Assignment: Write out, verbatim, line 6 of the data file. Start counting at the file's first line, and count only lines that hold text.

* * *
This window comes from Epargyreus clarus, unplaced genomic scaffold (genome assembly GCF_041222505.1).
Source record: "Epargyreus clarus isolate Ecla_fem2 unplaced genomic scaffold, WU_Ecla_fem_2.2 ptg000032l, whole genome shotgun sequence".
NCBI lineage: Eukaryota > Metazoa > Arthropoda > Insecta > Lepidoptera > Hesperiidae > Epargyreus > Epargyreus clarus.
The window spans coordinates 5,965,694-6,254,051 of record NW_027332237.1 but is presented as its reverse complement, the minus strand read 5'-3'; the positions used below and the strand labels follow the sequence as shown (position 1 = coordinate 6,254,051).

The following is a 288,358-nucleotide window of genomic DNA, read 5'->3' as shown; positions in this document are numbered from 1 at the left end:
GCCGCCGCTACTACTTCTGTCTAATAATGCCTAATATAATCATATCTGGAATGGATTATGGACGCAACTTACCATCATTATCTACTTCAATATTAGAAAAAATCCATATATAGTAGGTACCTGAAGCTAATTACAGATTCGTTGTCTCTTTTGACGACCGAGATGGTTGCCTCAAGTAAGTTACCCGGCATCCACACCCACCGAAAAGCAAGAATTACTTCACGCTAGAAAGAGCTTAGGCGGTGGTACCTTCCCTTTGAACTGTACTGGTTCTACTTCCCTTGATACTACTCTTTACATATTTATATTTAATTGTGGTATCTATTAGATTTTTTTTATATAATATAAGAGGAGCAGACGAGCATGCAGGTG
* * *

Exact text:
GCCGCCGCTACTACTTCTGTCTAATAATGCCTAATATAATCATATCTGGAATGGATTATGGACGCAACTTACCATCATTATCTACTTCAATATTAGAAAAAATCCATATATAGTAGGTACCTGAAGCTAATTACAGATTCGTTGTCTCTTTTGACGACCGAGATGGTTGCCTCAAGTAAGTTACCCGGCATCCACACCCACCGAAAAGCAAGAATTACTTCACGCTAGAAAGAGCTTAGGCGGTGGTACCTTCCCTTTGAACTGTACTGGTTCTACTTCCCTTGATACTACTCTTTACATATTTATATTTAATTGTGGTATCTATTAGATTTTTTTTATATAATATAAGAGGAGCAGACGAGCATGCAGGTG